The Digital Antiquarian offers a potted history of 1990s-era dungeon crawlers: the first-person kind that plays out in real time, but restricts players to movement on a grid to keeps things doable on the era's limited hardware. They were soon outmoded by free movement in three dimensions, but have become a cult subgenre that thrives to this day.
It was easy and natural in these games to control a whole party of characters moving in lockstep from square to square, thus retaining another of the foremost pleasures of turn-based games like Wizardry: that of building up not just a single character but a balanced team of them. In a free-scrolling, free-moving game, with its much more precise sense of embodied positioning, such a conceit would have been impossible to maintain. And much of the emergent interactivity of Dungeon Master‘s environment would also have been impossible without the grid. Many of us still recall the eureka moment when we realized that we could kill monsters by luring them into a gate square and pushing a button to bash them on the heads with the thing as it tried to descend, over and over again. Without the neat order of the grid, where a gate occupying a square fills all of that square as it descends, there could have been no eureka.
Pictured here is of one of the Ishar series, missing from TDA's roundup, perhaps due to its obscurity outside of Britain and France. It was the high point of the genre's golden age, the best and worst of it, and I fancy you can tell from just one screenshot.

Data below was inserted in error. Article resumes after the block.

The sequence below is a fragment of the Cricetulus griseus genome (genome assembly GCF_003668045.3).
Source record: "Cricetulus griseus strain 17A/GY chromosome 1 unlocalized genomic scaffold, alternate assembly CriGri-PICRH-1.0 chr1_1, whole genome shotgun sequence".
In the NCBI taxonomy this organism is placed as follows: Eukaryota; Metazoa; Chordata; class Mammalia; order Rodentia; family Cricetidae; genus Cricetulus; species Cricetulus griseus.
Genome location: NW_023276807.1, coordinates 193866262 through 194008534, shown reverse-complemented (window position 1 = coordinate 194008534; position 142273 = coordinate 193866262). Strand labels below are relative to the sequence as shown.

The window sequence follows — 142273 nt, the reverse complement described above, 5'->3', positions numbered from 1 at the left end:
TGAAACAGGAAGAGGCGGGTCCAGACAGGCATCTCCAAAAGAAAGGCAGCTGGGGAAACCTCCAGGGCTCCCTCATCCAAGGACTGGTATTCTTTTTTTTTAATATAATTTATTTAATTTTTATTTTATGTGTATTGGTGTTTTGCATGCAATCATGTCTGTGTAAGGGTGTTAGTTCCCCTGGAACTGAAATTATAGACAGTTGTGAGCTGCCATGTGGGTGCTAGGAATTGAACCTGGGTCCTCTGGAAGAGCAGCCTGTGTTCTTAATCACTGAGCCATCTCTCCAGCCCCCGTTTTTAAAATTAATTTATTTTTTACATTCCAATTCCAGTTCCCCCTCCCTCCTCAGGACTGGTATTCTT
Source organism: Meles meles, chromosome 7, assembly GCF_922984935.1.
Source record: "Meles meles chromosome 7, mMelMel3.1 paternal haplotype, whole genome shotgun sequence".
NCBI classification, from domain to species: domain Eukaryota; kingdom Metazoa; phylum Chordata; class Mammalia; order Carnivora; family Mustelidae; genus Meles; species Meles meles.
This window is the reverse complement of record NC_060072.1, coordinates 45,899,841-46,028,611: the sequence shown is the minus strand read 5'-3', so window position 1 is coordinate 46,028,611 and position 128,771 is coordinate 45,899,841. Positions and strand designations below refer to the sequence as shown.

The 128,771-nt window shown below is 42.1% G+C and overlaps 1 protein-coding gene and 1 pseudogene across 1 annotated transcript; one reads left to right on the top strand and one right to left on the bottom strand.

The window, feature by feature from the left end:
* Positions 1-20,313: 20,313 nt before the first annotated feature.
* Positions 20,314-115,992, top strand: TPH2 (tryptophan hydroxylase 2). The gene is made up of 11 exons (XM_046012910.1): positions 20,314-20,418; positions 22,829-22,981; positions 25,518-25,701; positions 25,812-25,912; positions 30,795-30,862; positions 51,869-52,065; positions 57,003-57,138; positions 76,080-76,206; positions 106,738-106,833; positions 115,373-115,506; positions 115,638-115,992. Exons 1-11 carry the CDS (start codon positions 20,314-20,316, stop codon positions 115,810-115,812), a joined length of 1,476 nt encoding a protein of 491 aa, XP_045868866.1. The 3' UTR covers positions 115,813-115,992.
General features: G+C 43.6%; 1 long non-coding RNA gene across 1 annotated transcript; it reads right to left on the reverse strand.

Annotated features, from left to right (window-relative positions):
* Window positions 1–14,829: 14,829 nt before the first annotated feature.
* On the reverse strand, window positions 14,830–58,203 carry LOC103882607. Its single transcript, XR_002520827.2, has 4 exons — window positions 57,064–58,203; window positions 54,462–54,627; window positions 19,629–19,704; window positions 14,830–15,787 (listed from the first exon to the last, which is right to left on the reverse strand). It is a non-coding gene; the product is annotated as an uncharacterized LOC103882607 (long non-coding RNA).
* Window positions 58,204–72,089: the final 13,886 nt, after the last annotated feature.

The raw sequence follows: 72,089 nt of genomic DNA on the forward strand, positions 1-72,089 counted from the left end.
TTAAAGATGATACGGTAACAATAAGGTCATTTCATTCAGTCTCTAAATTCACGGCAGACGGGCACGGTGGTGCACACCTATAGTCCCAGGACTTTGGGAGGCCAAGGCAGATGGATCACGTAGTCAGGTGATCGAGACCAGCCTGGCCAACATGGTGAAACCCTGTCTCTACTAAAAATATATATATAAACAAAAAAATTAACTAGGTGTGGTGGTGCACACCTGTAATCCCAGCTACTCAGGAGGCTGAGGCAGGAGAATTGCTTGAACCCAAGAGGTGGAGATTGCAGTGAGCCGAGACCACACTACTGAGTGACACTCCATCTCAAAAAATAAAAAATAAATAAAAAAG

Arcade Game Typography [Amazon] is a forthcoming book by Toshi Omagari that “definitively surveys” the pixelated fonts of arcade games from the 1970s to the 1990s. It’s full of gorgeous-looking full-color spreads, with grids, offering both a beautiful item and a formal tour of a distinctive artform. Arcade Game Typography presents readers with a fascinating […]
Rock Paper Shotgun lists the fifty best role-playing games you can play on PC right now. I recommend approaching it with an attitude of “curious about fun-packed easily-missed classics”, lest you end in the zillion-post comment thread, arguing.
A huge trove of ancient MS-DOS games are now available at the Internet Archive, with in-browser DOSbox emulation and metadata.
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There are a lot of different language apps out there because nobody learns anything the same exact way – especially not something as complex as a new language. For some people, the best way is to dive in and start talking, but that’s easier said than done if you’re not around those natives you aspire […]